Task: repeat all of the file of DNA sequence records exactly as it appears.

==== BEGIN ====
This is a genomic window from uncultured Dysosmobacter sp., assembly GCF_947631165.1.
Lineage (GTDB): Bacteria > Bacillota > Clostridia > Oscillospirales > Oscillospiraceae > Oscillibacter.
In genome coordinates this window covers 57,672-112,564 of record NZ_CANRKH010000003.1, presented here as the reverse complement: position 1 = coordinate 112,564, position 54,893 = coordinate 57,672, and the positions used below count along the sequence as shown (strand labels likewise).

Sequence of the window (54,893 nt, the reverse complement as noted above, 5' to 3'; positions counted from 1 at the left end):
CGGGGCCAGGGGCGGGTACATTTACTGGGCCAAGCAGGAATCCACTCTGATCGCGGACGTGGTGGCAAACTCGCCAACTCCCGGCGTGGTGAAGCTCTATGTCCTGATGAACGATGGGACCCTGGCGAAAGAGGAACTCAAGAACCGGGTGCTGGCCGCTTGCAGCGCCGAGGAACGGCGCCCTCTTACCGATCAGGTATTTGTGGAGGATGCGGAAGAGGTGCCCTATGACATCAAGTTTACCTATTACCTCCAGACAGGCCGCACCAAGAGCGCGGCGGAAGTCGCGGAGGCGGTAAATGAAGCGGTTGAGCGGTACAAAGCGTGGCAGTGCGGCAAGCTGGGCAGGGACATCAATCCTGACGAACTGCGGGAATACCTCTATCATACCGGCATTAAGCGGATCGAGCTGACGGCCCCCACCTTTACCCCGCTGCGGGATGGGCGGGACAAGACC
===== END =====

This is a genomic window from uncultured Dysosmobacter sp., assembly GCF_947631165.1.
Lineage (GTDB): Bacteria > Bacillota > Clostridia > Oscillospirales > Oscillospiraceae > Oscillibacter.
In genome coordinates this window covers 57,672-112,564 of record NZ_CANRKH010000003.1, presented here as the reverse complement: position 1 = coordinate 112,564, position 54,893 = coordinate 57,672, and the positions used below count along the sequence as shown (strand labels likewise).

Sequence of the window (54,893 nt, the reverse complement as noted above, 5' to 3'; positions counted from 1 at the left end):
CGGGGCCAGGGGCGGGTACATTTACTGGGCCAAGCAGGAATCCACTCTGATCGCGGACGTGGTGGCAAACTCGCCAACTCCCGGCGTGGTGAAGCTCTATGTCCTGATGAACGATGGGACCCTGGCGAAAGAGGAACTCAAGAACCGGGTGCTGGCCGCTTGCAGCGCCGAGGAACGGCGCCCTCTTACCGATCAGGTATTTGTGGAGGATGCGGAAGAGGTGCCCTATGACATCAAGTTTACCTATTACCTCCAGACAGGCCGCACCAAGAGCGCGGCGGAAGTCGCGGAGGCGGTAAATGAAGCGGTTGAGCGGTACAAAGCGTGGCAGTGCGGCAAGCTGGGCAGGGACATCAATCCTGACGAACTGCGGGAATACCTCTATCATACCGGCATTAAGCGGATCGAGCTGACGGCCCCCACCTTTACCCCGCTGCGGGATGGGCGGGACAAGACC